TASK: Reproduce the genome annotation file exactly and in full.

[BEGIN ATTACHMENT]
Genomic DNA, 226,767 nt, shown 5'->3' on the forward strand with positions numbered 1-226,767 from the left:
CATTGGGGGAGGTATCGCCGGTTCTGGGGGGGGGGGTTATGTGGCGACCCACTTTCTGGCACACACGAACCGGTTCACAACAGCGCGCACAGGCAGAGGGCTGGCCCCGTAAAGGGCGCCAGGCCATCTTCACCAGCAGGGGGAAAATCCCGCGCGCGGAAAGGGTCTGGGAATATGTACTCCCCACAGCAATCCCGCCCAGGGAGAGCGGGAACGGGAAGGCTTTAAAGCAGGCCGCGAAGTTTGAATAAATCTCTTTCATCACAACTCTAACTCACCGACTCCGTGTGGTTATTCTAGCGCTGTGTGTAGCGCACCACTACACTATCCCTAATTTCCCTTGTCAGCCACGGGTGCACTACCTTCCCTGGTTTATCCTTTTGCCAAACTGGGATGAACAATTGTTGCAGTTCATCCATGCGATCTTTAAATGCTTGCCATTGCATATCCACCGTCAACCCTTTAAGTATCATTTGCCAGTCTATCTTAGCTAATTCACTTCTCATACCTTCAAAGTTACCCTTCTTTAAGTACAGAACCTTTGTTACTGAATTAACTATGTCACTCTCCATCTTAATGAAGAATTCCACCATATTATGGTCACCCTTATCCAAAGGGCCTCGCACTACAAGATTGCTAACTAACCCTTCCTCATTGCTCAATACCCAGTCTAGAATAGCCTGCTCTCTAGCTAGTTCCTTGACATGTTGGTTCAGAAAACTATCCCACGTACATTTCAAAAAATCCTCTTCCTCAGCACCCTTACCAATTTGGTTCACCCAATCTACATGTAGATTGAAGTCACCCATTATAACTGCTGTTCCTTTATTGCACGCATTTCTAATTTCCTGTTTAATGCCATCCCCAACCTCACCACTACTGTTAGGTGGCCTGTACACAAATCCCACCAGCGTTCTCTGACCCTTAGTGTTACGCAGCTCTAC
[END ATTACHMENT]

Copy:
Genomic DNA, 226,767 nt, shown 5'->3' on the forward strand with positions numbered 1-226,767 from the left:
CATTGGGGGAGGTATCGCCGGTTCTGGGGGGGGGGGTTATGTGGCGACCCACTTTCTGGCACACACGAACCGGTTCACAACAGCGCGCACAGGCAGAGGGCTGGCCCCGTAAAGGGCGCCAGGCCATCTTCACCAGCAGGGGGAAAATCCCGCGCGCGGAAAGGGTCTGGGAATATGTACTCCCCACAGCAATCCCGCCCAGGGAGAGCGGGAACGGGAAGGCTTTAAAGCAGGCCGCGAAGTTTGAATAAATCTCTTTCATCACAACTCTAACTCACCGACTCCGTGTGGTTATTCTAGCGCTGTGTGTAGCGCACCACTACACTATCCCTAATTTCCCTTGTCAGCCACGGGTGCACTACCTTCCCTGGTTTATCCTTTTGCCAAACTGGGATGAACAATTGTTGCAGTTCATCCATGCGATCTTTAAATGCTTGCCATTGCATATCCACCGTCAACCCTTTAAGTATCATTTGCCAGTCTATCTTAGCTAATTCACTTCTCATACCTTCAAAGTTACCCTTCTTTAAGTACAGAACCTTTGTTACTGAATTAACTATGTCACTCTCCATCTTAATGAAGAATTCCACCATATTATGGTCACCCTTATCCAAAGGGCCTCGCACTACAAGATTGCTAACTAACCCTTCCTCATTGCTCAATACCCAGTCTAGAATAGCCTGCTCTCTAGCTAGTTCCTTGACATGTTGGTTCAGAAAACTATCCCACGTACATTTCAAAAAATCCTCTTCCTCAGCACCCTTACCAATTTGGTTCACCCAATCTACATGTAGATTGAAGTCACCCATTATAACTGCTGTTCCTTTATTGCACGCATTTCTAATTTCCTGTTTAATGCCATCCCCAACCTCACCACTACTGTTAGGTGGCCTGTACACAAATCCCACCAGCGTTCTCTGACCCTTAGTGTTACGCAGCTCTAC